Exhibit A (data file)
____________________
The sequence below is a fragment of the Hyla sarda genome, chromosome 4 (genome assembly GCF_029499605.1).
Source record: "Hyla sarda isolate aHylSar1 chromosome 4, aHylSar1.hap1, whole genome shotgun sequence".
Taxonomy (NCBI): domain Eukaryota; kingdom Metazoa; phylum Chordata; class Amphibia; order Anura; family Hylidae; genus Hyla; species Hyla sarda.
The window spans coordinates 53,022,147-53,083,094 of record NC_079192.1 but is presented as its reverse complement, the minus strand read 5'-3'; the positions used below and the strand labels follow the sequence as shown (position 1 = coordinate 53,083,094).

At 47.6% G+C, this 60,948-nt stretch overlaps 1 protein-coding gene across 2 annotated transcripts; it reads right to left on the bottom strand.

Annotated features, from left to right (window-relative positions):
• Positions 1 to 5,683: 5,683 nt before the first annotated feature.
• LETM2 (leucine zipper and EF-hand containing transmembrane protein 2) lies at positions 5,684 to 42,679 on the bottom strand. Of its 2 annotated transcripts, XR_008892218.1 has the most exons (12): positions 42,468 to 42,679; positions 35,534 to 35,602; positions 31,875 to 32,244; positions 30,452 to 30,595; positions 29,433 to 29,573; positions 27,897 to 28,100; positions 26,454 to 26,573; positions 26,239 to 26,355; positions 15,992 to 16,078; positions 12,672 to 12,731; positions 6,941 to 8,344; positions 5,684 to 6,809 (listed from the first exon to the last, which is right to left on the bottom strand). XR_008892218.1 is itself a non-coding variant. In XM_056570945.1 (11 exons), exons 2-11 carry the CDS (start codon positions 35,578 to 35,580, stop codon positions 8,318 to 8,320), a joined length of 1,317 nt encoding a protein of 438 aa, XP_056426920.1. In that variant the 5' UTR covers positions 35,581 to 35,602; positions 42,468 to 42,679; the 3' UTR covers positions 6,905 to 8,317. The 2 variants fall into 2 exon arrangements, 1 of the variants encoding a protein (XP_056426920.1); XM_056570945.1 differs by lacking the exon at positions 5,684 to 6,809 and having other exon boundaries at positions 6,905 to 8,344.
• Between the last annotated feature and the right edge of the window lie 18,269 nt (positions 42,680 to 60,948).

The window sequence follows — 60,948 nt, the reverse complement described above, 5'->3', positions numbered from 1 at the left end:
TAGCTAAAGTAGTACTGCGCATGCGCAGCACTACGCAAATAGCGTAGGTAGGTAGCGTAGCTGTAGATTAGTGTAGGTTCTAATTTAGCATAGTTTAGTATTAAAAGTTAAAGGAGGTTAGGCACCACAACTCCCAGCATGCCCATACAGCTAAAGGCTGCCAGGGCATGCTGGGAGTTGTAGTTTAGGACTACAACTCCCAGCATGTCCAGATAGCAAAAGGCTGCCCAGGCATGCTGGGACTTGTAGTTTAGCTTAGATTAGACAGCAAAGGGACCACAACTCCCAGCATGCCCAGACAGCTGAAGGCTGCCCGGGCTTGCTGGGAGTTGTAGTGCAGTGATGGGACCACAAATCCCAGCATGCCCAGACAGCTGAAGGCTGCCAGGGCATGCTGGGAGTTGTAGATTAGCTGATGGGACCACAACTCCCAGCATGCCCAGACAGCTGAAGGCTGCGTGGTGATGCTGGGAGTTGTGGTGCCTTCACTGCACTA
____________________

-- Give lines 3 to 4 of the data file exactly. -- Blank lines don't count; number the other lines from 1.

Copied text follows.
Taxonomy (NCBI): domain Eukaryota; kingdom Metazoa; phylum Chordata; class Amphibia; order Anura; family Hylidae; genus Hyla; species Hyla sarda.
The window spans coordinates 53,022,147-53,083,094 of record NC_079192.1 but is presented as its reverse complement, the minus strand read 5'-3'; the positions used below and the strand labels follow the sequence as shown (position 1 = coordinate 53,083,094).